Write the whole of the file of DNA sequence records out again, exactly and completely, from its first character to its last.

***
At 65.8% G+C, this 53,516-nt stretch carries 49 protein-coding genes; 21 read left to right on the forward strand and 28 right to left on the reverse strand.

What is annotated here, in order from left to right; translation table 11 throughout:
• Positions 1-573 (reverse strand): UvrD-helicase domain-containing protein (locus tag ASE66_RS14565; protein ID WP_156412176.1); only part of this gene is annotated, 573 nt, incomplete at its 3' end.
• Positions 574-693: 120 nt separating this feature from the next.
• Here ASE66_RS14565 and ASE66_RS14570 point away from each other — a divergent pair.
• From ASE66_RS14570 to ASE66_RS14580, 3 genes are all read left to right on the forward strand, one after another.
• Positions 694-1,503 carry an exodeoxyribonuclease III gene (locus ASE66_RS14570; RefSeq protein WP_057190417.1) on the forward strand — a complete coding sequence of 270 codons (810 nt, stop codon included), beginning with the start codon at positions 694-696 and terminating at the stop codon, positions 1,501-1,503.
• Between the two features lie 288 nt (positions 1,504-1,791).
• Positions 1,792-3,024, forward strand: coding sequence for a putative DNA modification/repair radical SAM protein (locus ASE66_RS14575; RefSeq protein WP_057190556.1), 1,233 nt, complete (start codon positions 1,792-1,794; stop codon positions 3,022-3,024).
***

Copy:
At 65.8% G+C, this 53,516-nt stretch carries 49 protein-coding genes; 21 read left to right on the forward strand and 28 right to left on the reverse strand.

What is annotated here, in order from left to right; translation table 11 throughout:
• Positions 1-573 (reverse strand): UvrD-helicase domain-containing protein (locus tag ASE66_RS14565; protein ID WP_156412176.1); only part of this gene is annotated, 573 nt, incomplete at its 3' end.
• Positions 574-693: 120 nt separating this feature from the next.
• Here ASE66_RS14565 and ASE66_RS14570 point away from each other — a divergent pair.
• From ASE66_RS14570 to ASE66_RS14580, 3 genes are all read left to right on the forward strand, one after another.
• Positions 694-1,503 carry an exodeoxyribonuclease III gene (locus ASE66_RS14570; RefSeq protein WP_057190417.1) on the forward strand — a complete coding sequence of 270 codons (810 nt, stop codon included), beginning with the start codon at positions 694-696 and terminating at the stop codon, positions 1,501-1,503.
• Between the two features lie 288 nt (positions 1,504-1,791).
• Positions 1,792-3,024, forward strand: coding sequence for a putative DNA modification/repair radical SAM protein (locus ASE66_RS14575; RefSeq protein WP_057190556.1), 1,233 nt, complete (start codon positions 1,792-1,794; stop codon positions 3,022-3,024).